The recently published World Bank Telecommunications Sector Report, entitled “Introducing Competition in the Palestinian Telecommunications Sector,” highlights key issues in the Palestinian telecommunications sector, and suggests possible recommendations for policy and regulatory reform. The report was prepared in close consultation and cooperation with all stakeholders, taking into account disparate points of view. Its recommendations are in line with visions and policy directions of the Palestinian Authority, with the goal of benefiting Palestinian people by reducing prices and improving quality and reliability of services. The report endorses and supports Palestine's own policy of introduction of competition, as formulated by MTIT. The policies of favoring competition in this industry have proven effective across the world, including in post war, distressed and low income environments.
The Palestinian telecommunications sector is characterized by the presence of a private regulated monopoly, unauthorized competition, and overall weak governance and regulation. Increasing competition and efficiency in the telecommunications sector will have far reaching effects throughout on the Palestinian economy. It will reduce the cost of doing business in all sectors and help raise government tax revenues. In addition, by developing the capacity to regulate the largest monopoly in WBG and spur competition in the telecommunications market, the PA will develop its ability to provide a better regulatory environment for the entire economy.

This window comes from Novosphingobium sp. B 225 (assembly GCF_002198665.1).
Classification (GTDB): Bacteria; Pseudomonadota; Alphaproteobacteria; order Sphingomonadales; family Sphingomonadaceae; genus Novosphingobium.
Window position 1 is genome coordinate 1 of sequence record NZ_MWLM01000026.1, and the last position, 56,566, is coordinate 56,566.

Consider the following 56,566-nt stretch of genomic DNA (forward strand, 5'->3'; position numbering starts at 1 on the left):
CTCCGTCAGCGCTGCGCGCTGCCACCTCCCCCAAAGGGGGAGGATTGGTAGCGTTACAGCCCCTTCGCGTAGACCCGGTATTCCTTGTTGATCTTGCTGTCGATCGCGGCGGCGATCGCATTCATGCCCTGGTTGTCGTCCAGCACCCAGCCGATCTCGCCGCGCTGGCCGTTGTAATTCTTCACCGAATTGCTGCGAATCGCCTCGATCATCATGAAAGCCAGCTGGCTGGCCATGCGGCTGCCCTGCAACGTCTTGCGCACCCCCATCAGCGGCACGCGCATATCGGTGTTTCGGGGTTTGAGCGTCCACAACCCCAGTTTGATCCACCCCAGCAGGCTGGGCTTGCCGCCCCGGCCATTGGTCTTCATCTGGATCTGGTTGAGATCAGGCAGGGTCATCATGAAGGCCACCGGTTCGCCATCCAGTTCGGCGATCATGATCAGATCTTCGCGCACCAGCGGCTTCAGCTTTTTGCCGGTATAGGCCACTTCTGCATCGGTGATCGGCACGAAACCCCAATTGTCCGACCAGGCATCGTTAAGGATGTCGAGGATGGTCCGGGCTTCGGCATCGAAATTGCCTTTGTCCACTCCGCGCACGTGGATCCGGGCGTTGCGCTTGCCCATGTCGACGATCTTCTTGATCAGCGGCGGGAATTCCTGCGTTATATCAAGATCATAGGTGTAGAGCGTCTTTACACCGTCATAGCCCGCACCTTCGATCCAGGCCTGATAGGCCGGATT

The sector legal framework is defined by Telecommunications Law 3/1996 and by regulatory provisions under the Oslo Agreement. The agreement affects the interim relationship between Israeli and Palestinian companies, attributing rights and obligations to Palestinian and Israeli operators in the territory of the West Bank and Gaza, and defining the role of the Palestinian government in the sector. The PalTel group, which includes companies in all main sectors of the telecommunications and information technology (IT) market, is the dominant operator. Unauthorized competition exists in the mobile market, where Israeli operators, authorized under the Oslo Agreement to offer services to the settlers, cover a large part of the territory of the West Bank. PalTel’s market dominance, and the problems related to unauthorized competition, could be mitigated by the entry of a second mobile operator. The Ministry of Information Technologies and Telecommunications (MTIT) has awarded a mobile license to Wataniya. There is in principal an agreement at Ministerial level on the release of the frequencies for Wataniya. However at the time of this note’s publication they have not yet been released. The entry of competitive mobile and data operators would strengthen considerably the market and improve its key indicators. The data market segment is also characterized by a combination market dominance and unauthorized competition, but MTIT is in the process of awarding data licenses. Overall regulatory capacity is weak, governance and accounting standards have room for improvement.
The complex nature of the regulatory relationship between the PA and GOI has given rise to several areas of concern. In addition to the unauthorized competition in mobile and data, the Palestinian Authority (PA) raises the following main issues: (a) Palestinian operators are compelled to route international communications through a licensed Israeli operator; which increases costs (b) the lack of a direct long-distance connection linking the West Bank with the Gaza strip; and (c) difficulties in obtaining permits from the Israeli authorities to build infrastructure in large parts of the country. The note illustrates the different viewpoints on these contentious issues, assesses the actual nature of the constraints, and offers possible solutions.